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Defending Against Hearing Loss Among Marching Band Participants

Close to 6 million U.S. teens have some type of hearing loss, which signifies an increase of about 33 % over the past 2 decades. In addition to the use of high-volume MP3 players and cell phones, experts say that teenagers’ involvement in marching band is another possible cause of damage to hearing. As nearly every urban high school and university has a marching band, participation is a very common activity among teens.

Teenagers and extreme sounds. Volume, or noise level, is measured in decibels (dB). Adults and children can suffer hearing loss from exposure to sounds over 85 dB. Marching band includes a variety of instruments, some of which easily cross over that threshold during rehearsals and performances. An experiment at Duke University showed that a drumline rehearsal exposed students to decibel levels of 99 over a 30-minute period. However, playing those instruments indoors for rehearsals can be even more harmful to teens’ hearing. Unfortunately, many youths don’t reduce the volume of their instruments when playing inside.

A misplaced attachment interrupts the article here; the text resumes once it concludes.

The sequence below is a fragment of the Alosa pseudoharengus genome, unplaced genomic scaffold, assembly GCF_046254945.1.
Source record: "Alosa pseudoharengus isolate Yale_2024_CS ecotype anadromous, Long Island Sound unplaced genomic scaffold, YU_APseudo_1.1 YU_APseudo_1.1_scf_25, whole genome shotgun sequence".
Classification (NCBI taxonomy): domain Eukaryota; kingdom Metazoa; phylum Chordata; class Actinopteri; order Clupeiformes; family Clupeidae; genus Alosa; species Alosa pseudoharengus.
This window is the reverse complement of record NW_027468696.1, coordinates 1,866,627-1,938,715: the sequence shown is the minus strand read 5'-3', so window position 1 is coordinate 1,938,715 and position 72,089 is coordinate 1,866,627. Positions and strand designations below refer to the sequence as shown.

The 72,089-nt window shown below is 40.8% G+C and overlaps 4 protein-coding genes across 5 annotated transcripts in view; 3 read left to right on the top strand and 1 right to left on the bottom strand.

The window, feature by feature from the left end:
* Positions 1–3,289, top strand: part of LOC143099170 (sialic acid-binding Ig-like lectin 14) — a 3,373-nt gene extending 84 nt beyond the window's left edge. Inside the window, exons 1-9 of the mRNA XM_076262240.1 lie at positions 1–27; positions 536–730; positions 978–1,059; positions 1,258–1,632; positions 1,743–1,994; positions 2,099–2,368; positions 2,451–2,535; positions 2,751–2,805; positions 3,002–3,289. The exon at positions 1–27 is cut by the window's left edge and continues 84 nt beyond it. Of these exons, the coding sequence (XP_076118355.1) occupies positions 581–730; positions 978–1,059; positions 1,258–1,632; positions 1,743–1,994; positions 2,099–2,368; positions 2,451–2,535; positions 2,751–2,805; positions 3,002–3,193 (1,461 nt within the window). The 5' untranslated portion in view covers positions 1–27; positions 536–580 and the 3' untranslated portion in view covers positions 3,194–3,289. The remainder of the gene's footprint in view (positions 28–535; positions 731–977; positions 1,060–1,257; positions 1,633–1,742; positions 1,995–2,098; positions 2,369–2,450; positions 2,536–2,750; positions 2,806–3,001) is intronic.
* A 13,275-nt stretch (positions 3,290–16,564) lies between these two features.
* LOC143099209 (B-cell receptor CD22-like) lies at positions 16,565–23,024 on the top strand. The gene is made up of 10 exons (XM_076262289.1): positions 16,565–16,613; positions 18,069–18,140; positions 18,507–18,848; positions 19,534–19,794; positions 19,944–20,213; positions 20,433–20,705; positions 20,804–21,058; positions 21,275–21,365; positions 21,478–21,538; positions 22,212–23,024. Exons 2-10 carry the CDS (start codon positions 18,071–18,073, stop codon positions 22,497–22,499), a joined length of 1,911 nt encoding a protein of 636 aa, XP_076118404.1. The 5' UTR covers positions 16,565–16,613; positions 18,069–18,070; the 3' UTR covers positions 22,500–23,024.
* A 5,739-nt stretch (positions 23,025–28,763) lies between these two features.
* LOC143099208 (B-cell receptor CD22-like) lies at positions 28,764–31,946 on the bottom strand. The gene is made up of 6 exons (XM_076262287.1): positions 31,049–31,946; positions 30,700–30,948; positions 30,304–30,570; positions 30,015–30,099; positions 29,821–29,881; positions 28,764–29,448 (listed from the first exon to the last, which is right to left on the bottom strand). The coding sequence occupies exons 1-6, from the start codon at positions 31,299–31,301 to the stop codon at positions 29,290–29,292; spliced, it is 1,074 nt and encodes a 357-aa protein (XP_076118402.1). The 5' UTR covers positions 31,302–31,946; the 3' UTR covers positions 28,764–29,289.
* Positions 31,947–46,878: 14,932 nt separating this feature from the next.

Prevention and protection strategies. Musicians earplugs are effective at reducing the sound levels that reach the inner ear. Musicians earplugs are custom-designed to fit an individual’s ear perfectly. Musicians earplugs can be expensive, which may be a problem for parents. Another effective strategy for protecting young people’s hearing is to reduce the length of time they are exposed to potentially harmful sound levels by breaking up the rehearsals into shorter sessions. Band leaders and participants also need to be aware of how important it is to lower the volume of their instruments when practicing indoors. Parents, teens, and band leaders should work together to increase awareness and to implement strategies for protecting the hearing of marching band members.

This entry was posted on Wednesday, May 28th, 2014 at 12:16 pm. Both comments and pings are currently closed.